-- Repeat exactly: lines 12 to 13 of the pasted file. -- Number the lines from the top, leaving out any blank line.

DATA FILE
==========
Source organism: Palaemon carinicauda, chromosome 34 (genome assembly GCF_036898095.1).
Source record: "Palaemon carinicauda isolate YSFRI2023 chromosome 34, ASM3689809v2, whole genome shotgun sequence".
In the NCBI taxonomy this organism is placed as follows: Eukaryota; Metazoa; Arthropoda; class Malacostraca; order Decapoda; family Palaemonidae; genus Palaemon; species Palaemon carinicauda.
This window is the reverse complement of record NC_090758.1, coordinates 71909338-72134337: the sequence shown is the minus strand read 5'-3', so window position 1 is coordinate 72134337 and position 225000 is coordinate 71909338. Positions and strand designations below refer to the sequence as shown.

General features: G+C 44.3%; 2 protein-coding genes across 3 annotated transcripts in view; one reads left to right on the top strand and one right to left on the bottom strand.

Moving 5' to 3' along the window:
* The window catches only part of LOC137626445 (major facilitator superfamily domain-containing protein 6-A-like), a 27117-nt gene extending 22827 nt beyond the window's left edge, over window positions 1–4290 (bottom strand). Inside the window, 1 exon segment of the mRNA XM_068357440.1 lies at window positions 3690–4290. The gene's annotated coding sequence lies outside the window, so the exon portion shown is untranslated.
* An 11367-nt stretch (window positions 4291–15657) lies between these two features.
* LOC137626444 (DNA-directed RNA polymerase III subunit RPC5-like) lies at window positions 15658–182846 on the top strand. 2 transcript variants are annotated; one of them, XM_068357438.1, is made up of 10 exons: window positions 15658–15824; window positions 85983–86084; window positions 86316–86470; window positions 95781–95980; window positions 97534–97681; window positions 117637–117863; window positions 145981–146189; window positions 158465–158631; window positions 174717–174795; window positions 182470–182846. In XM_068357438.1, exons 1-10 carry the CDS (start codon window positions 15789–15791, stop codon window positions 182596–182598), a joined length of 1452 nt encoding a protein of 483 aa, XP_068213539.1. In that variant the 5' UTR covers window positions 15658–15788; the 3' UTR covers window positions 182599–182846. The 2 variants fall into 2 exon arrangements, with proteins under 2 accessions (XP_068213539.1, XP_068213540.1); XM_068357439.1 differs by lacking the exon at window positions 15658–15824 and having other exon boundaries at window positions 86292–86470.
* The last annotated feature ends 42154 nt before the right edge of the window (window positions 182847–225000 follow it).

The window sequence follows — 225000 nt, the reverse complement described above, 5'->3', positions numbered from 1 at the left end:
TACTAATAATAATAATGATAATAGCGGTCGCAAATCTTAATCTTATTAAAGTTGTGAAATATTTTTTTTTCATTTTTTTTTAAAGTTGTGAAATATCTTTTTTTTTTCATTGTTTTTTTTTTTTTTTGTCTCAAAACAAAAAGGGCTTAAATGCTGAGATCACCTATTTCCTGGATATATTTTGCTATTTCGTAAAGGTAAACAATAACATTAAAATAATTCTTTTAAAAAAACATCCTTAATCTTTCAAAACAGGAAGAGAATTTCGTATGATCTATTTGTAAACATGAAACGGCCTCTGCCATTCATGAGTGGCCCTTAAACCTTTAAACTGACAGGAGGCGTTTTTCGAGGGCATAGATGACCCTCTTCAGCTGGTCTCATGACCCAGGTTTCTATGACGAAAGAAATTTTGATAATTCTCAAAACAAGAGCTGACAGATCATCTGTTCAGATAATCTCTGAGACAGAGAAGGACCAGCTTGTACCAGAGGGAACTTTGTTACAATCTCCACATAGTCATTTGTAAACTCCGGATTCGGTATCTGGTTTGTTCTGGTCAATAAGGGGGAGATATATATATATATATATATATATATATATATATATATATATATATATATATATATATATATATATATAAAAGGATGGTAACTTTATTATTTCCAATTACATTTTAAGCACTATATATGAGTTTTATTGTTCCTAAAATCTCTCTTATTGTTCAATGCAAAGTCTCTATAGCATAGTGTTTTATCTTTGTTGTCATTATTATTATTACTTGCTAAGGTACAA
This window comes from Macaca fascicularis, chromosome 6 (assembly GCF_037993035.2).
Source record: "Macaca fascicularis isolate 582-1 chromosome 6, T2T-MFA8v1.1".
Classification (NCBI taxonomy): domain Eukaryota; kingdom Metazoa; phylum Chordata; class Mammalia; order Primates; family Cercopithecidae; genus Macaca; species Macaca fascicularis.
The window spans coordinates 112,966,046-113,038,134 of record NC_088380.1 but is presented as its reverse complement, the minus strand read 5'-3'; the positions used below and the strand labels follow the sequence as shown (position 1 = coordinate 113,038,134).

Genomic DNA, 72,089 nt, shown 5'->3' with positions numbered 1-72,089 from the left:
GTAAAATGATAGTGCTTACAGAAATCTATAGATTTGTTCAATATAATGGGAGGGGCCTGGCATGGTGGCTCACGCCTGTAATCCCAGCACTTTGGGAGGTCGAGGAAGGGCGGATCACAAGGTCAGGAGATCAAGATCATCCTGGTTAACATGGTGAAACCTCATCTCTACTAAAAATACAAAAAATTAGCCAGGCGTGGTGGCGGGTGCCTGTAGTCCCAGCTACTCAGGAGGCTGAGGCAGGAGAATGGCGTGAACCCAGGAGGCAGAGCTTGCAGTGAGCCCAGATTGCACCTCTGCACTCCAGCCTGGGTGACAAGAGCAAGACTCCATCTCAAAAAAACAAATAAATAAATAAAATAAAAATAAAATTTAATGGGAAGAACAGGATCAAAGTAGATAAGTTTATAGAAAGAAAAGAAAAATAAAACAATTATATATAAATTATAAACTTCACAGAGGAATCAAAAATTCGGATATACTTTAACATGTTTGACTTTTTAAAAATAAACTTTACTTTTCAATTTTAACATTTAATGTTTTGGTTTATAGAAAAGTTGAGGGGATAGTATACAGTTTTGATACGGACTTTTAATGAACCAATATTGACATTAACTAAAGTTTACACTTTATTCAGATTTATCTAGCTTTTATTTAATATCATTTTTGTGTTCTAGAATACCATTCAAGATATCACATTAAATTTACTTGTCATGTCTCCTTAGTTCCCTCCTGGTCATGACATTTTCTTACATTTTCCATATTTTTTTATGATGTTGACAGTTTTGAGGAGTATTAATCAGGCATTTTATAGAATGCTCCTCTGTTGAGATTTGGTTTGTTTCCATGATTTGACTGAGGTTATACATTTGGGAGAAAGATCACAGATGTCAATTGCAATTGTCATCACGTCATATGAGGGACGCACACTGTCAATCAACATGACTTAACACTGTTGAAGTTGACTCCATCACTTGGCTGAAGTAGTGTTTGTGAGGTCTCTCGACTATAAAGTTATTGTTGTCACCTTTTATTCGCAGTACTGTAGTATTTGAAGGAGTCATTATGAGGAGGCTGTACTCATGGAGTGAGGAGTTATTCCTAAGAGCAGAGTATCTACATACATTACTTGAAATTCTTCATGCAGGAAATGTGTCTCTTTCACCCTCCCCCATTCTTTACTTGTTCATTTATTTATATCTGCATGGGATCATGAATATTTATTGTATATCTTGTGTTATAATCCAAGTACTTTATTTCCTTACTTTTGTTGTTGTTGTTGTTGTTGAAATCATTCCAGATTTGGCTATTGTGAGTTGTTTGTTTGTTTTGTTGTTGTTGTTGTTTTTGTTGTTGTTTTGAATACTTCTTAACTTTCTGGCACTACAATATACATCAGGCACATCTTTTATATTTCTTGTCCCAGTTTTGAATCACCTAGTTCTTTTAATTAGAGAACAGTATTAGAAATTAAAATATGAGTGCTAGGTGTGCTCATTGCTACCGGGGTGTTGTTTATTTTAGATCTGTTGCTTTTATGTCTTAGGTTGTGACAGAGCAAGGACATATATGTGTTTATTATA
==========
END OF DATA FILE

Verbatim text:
TACTAATAATAATAATGATAATAGCGGTCGCAAATCTTAATCTTATTAAAGTTGTGAAATATTTTTTTTTCATTTTTTTTTAAAGTTGTGAAATATCTTTTTTTTTTCATTGTTTTTTTTTTTTTTTGTCTCAAAACAAAAAGGGCTTAAATGCTGAGATCACCTATTTCCTGGATATATTTTGCTATTTCGTAAAGGTAAACAATAACATTAAAATAATTCTTTTAAAAAAACATCCTTAATCTTTCAAAACAGGAAGAGAATTTCGTATGATCTATTTGTAAACATGAAACGGCCTCTGCCATTCATGAGTGGCCCTTAAACCTTTAAACTGACAGGAGGCGTTTTTCGAGGGCATAGATGACCCTCTTCAGCTGGTCTCATGACCCAGGTTTCTATGACGAAAGAAATTTTGATAATTCTCAAAACAAGAGCTGACAGATCATCTGTTCAGATAATCTCTGAGACAGAGAAGGACCAGCTTGTACCAGAGGGAACTTTGTTACAATCTCCACATAGTCATTTGTAAACTCCGGATTCGGTATCTGGTTTGTTCTGGTCAATAAGGGGGAGATATATATATATATATATATATATATATATATATATATATATATATATATATATATATATATATATATAAAAGGATGGTAACTTTATTATTTCCAATTACATTTTAAGCACTATATATGAGTTTTATTGTTCCTAAAATCTCTCTTATTGTTCAATGCAAAGTCTCTATAGCATAGTGTTTTATCTTTGTTGTCATTATTATTATTACTTGCTAAGGTACAA
This window comes from Macaca fascicularis, chromosome 6 (assembly GCF_037993035.2).